According to a recent story in GQ, Katy Perry (American pop star extraordinaire) believes in aliens. It would appear that her song “ET” for “extraterrestrial” speaks to a genuine article belief in foreign life forms. In our culture, belief in intelligent alien life is often treated like belief in religion–you either have it or you do not, and in either case there isn’t much evidence one can muster for either side. But I’d like to have a little fun and ponder this question. What is the most reasonable position for a person to have on the existence of aliens giving existent non-conspiratorial evidence?
As regular readers may know, I am a determinist. I believe that individual agents have no power or ability to self-determine their behavior, and that their behavior is caused by forces over which they have no power. It has been pointed out to me, however, that quantum mechanics calls into question the traditional scientific basis for determinism by arguing that the old classical laws of physics are limited in their power of prediction. Laplace’s demon, the imaginary being that uses infinite information and infinite computing capacity to calculate everything that has ever happened or will ever happen using the physical laws, is not considered viable under modern science. Does this mean anything for my determinism? That’s today’s topic.
A new study reveals that babies can be scumbags. This may seem like an interesting bit of popular psychology, but if the study’s results are true, it contributes to one of the central debates of political theory and philosophy, one which is too often considered in isolation–nature versus nurture, the question of the malleability of man’s nature, if he has a nature at all. This nature versus nurture question is as pivotal in our political discourse as liberal versus conservative, capitalist versus socialist, any of the various supposed dichotomies in our theory. But first, let me explain this study, because it’s really cool.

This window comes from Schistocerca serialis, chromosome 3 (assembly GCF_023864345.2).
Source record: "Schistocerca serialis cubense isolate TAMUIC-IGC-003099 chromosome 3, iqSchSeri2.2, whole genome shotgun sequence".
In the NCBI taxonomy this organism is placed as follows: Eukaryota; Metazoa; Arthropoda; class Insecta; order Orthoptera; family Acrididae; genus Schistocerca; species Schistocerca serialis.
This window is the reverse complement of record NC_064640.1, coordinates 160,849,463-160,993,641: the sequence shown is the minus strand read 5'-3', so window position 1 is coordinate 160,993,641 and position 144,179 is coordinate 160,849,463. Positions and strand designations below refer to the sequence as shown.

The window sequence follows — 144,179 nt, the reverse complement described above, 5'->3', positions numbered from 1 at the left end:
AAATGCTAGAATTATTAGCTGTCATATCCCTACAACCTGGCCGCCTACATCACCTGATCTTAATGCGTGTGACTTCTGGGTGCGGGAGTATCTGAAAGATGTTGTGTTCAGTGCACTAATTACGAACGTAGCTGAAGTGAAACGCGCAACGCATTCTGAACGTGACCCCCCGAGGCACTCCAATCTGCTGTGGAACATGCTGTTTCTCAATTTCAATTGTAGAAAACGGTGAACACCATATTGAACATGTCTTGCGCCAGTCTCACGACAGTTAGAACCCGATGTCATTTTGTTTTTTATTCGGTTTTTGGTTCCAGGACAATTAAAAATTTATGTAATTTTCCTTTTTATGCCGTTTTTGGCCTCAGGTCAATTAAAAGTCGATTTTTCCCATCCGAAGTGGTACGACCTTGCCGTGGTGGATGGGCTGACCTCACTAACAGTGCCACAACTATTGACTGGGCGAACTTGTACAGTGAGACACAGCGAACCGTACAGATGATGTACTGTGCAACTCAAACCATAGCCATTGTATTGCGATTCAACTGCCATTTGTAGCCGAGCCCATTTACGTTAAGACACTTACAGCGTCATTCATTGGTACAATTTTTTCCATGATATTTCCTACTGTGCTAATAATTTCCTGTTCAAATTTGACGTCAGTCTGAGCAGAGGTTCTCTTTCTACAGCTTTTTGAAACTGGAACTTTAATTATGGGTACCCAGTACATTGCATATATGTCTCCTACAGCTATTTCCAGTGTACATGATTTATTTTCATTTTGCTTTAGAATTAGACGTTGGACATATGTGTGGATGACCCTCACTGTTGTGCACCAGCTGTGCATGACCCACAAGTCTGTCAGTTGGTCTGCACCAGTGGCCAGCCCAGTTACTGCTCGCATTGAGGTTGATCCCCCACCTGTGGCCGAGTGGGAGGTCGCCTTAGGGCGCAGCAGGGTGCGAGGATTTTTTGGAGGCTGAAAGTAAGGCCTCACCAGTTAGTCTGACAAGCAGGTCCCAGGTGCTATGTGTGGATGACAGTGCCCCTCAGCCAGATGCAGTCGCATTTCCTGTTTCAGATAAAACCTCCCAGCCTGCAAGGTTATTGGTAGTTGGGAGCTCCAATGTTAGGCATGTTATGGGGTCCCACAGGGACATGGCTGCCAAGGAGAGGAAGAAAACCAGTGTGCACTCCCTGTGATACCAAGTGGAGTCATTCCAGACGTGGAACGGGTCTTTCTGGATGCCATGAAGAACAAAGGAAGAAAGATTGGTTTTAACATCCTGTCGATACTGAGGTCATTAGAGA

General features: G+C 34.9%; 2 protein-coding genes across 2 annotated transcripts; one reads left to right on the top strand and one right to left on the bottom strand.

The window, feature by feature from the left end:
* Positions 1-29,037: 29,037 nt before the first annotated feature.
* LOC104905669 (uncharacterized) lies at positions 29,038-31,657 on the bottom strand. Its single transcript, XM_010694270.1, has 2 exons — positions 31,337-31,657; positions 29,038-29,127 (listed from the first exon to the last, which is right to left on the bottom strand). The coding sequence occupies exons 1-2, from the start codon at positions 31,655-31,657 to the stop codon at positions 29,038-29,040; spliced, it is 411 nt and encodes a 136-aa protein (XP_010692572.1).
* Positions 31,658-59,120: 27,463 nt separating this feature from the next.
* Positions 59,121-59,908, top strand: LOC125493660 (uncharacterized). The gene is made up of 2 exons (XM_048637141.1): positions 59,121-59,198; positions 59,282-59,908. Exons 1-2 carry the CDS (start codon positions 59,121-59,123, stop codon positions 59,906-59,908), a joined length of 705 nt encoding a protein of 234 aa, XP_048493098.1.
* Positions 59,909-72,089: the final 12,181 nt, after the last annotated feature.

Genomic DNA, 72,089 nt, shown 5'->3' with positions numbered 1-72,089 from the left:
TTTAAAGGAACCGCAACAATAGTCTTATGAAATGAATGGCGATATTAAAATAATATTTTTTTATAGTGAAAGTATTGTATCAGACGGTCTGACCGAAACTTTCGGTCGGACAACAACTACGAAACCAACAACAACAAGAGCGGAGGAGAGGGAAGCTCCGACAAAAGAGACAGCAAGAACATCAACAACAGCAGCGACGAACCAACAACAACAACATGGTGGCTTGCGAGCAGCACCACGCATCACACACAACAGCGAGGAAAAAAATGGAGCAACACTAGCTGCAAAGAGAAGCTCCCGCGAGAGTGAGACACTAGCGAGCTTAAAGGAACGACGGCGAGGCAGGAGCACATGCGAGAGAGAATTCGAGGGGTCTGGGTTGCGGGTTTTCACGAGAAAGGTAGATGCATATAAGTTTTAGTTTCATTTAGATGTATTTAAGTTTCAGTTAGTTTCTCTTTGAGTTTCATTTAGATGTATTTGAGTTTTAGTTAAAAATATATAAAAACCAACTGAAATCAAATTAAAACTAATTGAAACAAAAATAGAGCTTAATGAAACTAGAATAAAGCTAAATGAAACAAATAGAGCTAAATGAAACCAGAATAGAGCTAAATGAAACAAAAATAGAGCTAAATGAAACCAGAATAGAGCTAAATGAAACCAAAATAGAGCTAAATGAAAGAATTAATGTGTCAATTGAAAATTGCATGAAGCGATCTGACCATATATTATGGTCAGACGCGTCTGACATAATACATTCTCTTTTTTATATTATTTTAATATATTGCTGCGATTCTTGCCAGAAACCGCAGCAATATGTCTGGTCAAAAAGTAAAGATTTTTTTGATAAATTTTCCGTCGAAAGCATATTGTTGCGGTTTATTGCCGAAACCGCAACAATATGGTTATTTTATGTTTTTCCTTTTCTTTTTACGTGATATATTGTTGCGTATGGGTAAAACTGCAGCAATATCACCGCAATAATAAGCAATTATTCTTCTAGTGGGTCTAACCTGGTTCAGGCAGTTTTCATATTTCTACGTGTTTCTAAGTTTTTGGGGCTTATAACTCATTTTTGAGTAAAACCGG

There’s a fellow named Rob Rhinehart who has a fascinating idea–he wants to eliminate food. Rhinehart takes our modern nutritional knowledge and puts it to work, synthesising a cocktail of nutrients he calls “Soylent” that he eats in place of his daily meals (for those readers who count themselves among the foodies, he does still eat and drink socially at say, restaurants, or for special occasions–it’s having to do the cooking himself on a day to day basis that irks Rhinehart). Assuming that this, or something like it, one day proves safe, I would like to speculate as to the potential social changes and ethical obligations brought on by this kind of scientific food minimalism.
An interesting new report is out from the US state department about the Keystone XL pipeline, a proposed oil pipeline running from Canada’s tar sands to the United States. Key to the report is this line in particular:
Project is unlikely to have a substantial impact on the rate of development of the tar sands, or on the amount of heavy crude oil refined in the Gulf Coast area.
This may have some interesting implications for the question of whether or not the pipeline ought to be built. Let’s discuss them.